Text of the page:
Let’s just come out and say it: Justin Trudeau is a great ambassador for Canada. He’s famous, handsome, well-spoken, progressive in his ideals and has a beautiful family. He has done a good job raising Canada’s profile around the world in his first year in office. That’s all very nice, but, (bet you could sense that “but” coming), he has failed to deliver even one actual benefit to everyday Canadians using this star status.
Sure Trudeau wines and dines well, is the toast of cocktail parties, says all the right things about inclusive values, makes elaborate statements about Canada’s rightful place in the world, and spends Canadian money overseas to buy even greater good will. But, (there it is again), Canada remains mired in its economic slump, the Canadian market continues to bleed jobs and there is not even a glimmer as to when all this doom and gloom will end.
Trudeau has cast himself as the defender of diversity, gender rights, peaceful solutions to global problems and environmental stewardship. But, the reality is those values tend to be quite malleable in the face of ongoing economic strife. This is easily evidenced by the Trudeau government’s decision to approve the $27 billion Pacific Northwest LNG gas project last week, (despite several reports raising major environmental concerns), and his government’s decision to sell $15 billion in military hardware to Saudi Arabia last year, (despite the fact it could likely be used for the government’s crackdown on domestic strife in that country). Ideals are easy to speak about, but it’s hard to be absolutist, as Trudeau has claimed to be, when money and power are on the line.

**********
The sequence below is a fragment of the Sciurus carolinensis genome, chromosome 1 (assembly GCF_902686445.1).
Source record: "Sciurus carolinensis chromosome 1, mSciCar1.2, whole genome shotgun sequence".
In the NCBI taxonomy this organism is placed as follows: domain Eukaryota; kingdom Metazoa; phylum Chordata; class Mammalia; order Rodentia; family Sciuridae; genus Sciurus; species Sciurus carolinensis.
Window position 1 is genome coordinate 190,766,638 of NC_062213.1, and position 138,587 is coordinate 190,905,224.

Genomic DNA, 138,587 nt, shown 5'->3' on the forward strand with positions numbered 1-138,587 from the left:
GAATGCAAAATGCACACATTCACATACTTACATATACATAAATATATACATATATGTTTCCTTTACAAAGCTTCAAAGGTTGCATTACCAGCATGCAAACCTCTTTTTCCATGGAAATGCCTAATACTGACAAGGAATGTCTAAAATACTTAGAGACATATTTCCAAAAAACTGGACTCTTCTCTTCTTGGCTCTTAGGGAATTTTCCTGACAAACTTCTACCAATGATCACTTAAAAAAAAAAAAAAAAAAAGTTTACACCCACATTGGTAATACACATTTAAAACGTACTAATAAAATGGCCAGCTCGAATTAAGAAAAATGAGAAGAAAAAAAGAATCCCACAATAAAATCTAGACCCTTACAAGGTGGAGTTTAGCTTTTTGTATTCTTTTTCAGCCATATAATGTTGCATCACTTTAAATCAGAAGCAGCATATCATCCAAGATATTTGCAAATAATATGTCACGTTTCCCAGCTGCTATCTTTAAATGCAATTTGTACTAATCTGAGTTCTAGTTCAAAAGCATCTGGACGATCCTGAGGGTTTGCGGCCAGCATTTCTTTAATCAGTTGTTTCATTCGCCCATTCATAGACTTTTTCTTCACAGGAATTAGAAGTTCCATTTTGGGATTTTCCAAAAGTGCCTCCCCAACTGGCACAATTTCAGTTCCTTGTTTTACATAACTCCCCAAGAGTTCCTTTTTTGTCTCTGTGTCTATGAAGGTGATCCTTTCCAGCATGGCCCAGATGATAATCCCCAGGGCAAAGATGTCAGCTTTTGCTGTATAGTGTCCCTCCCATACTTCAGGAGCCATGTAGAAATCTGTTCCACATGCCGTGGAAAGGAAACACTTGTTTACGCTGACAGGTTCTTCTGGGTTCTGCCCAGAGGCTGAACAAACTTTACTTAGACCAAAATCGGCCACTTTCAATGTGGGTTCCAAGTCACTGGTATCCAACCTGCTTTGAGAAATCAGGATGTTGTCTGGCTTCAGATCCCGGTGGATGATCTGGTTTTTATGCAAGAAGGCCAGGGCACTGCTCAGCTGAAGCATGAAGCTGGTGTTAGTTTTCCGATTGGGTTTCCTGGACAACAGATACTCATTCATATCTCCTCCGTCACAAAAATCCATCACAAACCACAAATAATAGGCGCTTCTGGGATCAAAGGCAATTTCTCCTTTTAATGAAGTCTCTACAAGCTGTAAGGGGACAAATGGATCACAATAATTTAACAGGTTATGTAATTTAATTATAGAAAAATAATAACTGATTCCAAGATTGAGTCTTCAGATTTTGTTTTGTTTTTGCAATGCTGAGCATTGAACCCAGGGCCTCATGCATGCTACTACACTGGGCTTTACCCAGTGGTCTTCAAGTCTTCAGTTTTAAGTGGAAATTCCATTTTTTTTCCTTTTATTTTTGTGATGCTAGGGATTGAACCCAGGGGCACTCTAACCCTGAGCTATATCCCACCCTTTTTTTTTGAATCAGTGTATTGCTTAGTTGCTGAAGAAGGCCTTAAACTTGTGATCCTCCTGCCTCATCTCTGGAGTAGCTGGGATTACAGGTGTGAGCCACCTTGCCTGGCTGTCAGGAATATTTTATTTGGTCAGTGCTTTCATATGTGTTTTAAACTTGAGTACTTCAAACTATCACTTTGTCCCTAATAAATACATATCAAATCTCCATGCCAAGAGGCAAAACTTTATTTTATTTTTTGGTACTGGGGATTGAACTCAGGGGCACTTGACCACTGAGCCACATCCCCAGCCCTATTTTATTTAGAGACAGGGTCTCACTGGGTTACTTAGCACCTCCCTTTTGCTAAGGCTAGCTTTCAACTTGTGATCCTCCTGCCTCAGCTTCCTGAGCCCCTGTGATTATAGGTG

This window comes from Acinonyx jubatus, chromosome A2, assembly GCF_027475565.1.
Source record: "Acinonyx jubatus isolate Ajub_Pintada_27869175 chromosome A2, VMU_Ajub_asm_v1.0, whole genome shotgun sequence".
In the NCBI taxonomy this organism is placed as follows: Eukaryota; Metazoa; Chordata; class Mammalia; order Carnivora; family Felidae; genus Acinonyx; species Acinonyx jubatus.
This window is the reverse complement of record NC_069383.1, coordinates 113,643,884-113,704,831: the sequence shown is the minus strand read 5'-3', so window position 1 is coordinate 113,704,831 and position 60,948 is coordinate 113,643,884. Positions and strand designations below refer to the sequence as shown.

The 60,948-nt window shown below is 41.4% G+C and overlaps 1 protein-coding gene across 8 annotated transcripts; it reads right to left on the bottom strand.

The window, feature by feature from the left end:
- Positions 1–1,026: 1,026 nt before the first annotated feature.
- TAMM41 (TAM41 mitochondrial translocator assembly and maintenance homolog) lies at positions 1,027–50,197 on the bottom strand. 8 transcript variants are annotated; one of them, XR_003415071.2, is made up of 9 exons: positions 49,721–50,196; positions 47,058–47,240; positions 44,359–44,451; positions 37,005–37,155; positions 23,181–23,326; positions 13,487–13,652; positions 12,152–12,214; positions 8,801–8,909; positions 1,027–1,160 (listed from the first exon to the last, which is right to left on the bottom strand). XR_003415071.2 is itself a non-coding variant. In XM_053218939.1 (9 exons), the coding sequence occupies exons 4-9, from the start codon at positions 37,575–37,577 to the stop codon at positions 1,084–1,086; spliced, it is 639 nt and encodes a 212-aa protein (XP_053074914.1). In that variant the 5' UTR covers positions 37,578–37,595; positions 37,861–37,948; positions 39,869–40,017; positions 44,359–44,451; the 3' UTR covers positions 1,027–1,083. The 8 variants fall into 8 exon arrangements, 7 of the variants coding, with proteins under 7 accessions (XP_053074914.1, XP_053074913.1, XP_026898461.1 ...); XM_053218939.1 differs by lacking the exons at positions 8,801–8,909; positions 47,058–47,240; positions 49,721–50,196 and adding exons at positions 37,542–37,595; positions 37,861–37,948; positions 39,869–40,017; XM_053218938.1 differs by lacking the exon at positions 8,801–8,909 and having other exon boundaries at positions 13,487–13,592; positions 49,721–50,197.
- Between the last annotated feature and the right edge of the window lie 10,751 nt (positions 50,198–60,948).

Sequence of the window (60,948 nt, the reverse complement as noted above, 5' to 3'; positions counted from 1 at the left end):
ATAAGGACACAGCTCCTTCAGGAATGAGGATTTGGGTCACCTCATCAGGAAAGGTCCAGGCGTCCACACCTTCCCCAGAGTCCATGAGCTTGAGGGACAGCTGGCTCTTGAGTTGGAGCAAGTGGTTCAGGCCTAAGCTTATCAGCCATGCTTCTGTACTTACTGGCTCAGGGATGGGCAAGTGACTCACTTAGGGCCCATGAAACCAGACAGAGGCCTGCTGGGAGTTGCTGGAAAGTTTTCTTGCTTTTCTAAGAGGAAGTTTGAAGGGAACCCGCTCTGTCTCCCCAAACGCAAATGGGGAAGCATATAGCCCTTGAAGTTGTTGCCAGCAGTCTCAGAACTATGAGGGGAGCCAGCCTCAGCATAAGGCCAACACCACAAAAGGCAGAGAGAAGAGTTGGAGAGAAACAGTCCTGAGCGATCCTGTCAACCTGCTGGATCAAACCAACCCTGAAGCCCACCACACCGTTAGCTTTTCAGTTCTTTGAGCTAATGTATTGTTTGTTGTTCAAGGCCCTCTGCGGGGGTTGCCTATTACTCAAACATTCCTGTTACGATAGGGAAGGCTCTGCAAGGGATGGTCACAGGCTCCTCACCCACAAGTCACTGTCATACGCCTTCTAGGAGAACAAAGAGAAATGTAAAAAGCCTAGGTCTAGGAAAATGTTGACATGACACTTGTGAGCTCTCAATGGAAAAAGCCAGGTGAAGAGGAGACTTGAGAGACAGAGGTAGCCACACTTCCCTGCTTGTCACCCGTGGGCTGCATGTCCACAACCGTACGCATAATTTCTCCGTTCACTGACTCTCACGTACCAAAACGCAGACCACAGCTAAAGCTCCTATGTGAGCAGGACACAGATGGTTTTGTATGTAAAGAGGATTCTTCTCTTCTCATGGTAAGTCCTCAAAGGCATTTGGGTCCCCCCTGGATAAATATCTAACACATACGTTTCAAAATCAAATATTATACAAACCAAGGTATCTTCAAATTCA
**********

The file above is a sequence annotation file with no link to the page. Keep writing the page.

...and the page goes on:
So bully for Mr. Trudeau for being handsome, well-liked and famous. The question remains as to when Canada is going to see the benefit of any of it. Canadian taxpayers cannot continue to be Trudeau’s private piggy bank to fund his passion projects. We need to see job creation, economic growth and some of that well-timed stimulus he was elected on the promise of, but has, so far, failed to deliver to struggling industries in this country.
And yet, he has no problem spending over a billion in deficit funds so far on Syrian refugees, a U.N. Peacekeeping mission to “somewhere,” NATO European defense initiatives and on U.N. global women and health programs. Trudeau has spent more time globetrotting in his first year in office than touring the country he is the Prime Minister of. He has never come out of halls of Parliament to ask what Canadians’ local problems are, and how his government can help with any of them.
Governance is about more than photo ops. and hobnobbing with celebrities. It’s about meeting ordinary Canadians in the places where they live, and finding ways to make those lives easier. It may not be exciting to a man as fashionable, jetsetting and in vogue as Trudeau is at the moment, but it was the job he was elected to do.